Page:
Ohby History, Family Crest & Coats of Arms
- Origins Available:
The origins of the Ohby name lie with England's ancient Anglo-Saxon culture. It comes from when the family lived in the parish of Hoby, in the union of Melton-Mowbray, hundred of East Goscote in Leicestershire.  
The parish dates back to the Domesday Book of 1086 when it was known as Hobie and literally meant "farmstead or village on a spur of land," from the Old English word "hoh" + the Viking word "by." 
The name could also be a baptismal name "the son of Robert" from the nickname "Hob," or from the Middle English word "hobi," a small species of hawk, or a small horse. 
Early Origins of the Ohby family
The surname Ohby was first found in Dorset and Somerset, where Richard Hobi was listed in the Pipe Rolls of 1175. William Hobey and Ralph Hobay were both listed in the Subsidy Rolls for Sussex in 1296. Philip of Hoby was listed in the Assize Rolls for Norfolk in 1315. 
Early History of the Ohby family
This web page shows only a small excerpt of our Ohby research. Another 137 words (10 lines of text) covering the years 1066, 1505, 1574, 1593, 1614, 1690, 1505, 1558, 1535, 1536, 1530, 1566, 1566, 1560, 1617, 1560, 1597, 1601, 1603, 1604, 1614, 1604, 1607, 1617, 1602, 1679, 1640 and 1679 are included under the topic Early Ohby History in all our PDF Extended History products and printed products wherever possible.
Ohby Spelling Variations
Before the last few hundred years, the English language had no fast system of spelling rules. For that reason, spelling variations are commonly found in early Anglo-Saxon surnames. Over the years, many variations of the name Ohby were recorded, including Hobby, Hoby, Hobi, Hobbie, Hobie, Hobbey, Hobey and others.
Early Notables of the Ohby family (pre 1700)
Distinguished members of the family include Sir Philip Hoby (1505-1558), English diplomatist, son of William Hoby of Leominster, Herefordshire, by his first wife. "His zeal for the Reformation recommended him to Henry VIII. During 1535 and 1536 he was employed in diplomatic service at the courts of Spain and Portugal."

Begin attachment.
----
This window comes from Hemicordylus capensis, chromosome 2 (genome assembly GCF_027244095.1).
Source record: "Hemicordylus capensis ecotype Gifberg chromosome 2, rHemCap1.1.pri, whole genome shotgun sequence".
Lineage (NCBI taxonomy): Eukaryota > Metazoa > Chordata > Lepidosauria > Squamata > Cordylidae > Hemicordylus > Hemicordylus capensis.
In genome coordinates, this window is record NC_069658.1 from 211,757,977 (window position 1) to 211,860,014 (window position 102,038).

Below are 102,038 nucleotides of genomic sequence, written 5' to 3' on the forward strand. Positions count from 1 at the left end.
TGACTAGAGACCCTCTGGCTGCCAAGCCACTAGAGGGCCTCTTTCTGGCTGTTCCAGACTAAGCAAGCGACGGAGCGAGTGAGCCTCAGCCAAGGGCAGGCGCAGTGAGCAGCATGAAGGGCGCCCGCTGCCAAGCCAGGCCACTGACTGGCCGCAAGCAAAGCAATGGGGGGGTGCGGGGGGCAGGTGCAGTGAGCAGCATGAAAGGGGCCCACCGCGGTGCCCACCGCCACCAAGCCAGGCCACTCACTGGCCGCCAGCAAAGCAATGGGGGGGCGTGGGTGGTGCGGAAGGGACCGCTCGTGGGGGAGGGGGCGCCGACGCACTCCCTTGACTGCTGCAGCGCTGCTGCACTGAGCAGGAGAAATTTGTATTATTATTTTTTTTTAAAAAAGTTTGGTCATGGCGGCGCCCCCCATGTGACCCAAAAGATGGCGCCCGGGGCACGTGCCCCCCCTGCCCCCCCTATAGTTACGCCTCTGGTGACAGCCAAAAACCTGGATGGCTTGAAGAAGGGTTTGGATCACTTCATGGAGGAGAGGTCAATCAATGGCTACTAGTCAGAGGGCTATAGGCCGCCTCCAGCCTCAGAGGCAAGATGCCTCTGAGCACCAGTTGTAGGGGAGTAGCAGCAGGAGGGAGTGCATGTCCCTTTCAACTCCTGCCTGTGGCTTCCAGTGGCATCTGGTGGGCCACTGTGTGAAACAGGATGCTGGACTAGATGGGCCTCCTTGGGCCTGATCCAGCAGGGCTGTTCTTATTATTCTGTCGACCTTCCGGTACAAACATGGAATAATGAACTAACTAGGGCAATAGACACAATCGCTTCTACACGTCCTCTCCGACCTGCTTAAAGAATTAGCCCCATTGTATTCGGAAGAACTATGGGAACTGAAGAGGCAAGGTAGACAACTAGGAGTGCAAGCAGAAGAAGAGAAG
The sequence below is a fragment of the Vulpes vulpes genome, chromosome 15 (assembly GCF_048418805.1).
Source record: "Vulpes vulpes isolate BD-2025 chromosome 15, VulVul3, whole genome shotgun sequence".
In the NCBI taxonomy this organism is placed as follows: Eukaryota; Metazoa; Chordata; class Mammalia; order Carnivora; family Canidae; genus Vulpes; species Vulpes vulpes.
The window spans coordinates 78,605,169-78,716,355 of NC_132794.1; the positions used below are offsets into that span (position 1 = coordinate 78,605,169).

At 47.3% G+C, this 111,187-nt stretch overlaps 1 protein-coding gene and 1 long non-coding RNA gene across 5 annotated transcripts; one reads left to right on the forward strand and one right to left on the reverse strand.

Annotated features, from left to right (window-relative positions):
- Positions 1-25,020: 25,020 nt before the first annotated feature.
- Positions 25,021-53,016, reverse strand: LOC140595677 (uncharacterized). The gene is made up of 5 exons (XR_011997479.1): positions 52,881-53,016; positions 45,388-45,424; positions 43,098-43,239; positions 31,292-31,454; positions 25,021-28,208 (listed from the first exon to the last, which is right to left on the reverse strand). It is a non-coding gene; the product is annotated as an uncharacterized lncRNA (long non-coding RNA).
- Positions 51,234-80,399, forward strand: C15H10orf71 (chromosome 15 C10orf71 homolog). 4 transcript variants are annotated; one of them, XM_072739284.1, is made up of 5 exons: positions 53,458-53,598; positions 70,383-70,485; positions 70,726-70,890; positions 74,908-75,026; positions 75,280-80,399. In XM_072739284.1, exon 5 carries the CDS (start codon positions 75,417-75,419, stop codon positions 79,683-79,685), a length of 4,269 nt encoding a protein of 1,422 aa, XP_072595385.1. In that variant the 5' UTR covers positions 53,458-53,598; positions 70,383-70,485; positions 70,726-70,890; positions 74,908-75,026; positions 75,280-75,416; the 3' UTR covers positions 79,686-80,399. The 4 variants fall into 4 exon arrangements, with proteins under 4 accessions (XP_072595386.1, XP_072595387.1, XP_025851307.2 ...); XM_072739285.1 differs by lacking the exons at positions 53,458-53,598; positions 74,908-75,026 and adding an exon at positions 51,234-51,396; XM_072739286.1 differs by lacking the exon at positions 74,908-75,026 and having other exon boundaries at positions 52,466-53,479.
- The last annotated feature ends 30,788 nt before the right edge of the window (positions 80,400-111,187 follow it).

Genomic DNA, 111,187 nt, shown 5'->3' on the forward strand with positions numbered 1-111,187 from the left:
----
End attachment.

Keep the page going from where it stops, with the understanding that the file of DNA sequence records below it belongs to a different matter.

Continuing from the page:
Sir Thomas Hoby (1530-1566), was a diplomatist and translator, the second son of William Hoby of Leominster, Herefordshire, by his second wife, Katherine. He was Ambassador to France in 1566 and translated Castiglione's "The Courtier." 
Sir Edward Hoby, (1560-1617), was diplomatist and controversialist, born at Bisham, Berkshire, in 1560 and...
Another 126 words (9 lines of text) are included under the topic Early Ohby Notables in all our PDF Extended History products and printed products wherever possible.
Migration of the Ohby family
To escape oppression and starvation at that time, many English families left for the "open frontiers" of the New World with all its perceived opportunities. In droves people migrated to the many British colonies, those in North America in particular, paying high rates for passages in cramped, unsafe ships. Although many of the settlers did not make the long passage alive, those who did see the shores of North America perceived great opportunities before them. Many of the families that came from England went on to make essential contributions to the emerging nations of Canada and the United States. Research into various historical records revealed some of first members of the Ohby family emigrate to North America: John Hobby, who sailed to Massachusetts in 1637; Catherine Hobby to Virginia in 1714; John Hobby to Virginia in 1736; Mr. hobby to Newfoundland in 1814.
Related Stories +
- ^ Lewis, Samuel, A Topographical Dictionary of England. Institute of Historical Research, 1848, Print.
- ^ Bardsley, C.W, A Dictionary of English and Welsh Surnames: With Special American Instances. Wiltshire: Heraldry Today, 1901. Print. (ISBN 0-900455-44-6)
- ^ Mills, A.D., Dictionary of English Place-Names. Oxford: Oxford University Press, 1991. Print. (ISBN 0-19-869156-4)
- ^ Reaney, P.H and R.M. Wilson, A Dictionary of English Surnames. London: Routledge, 1991. Print. (ISBN 0-415-05737-X)
- ^ Smith, George (ed), Dictionary of National Biography. London: Smith, Elder & Co., 1885-1900. Print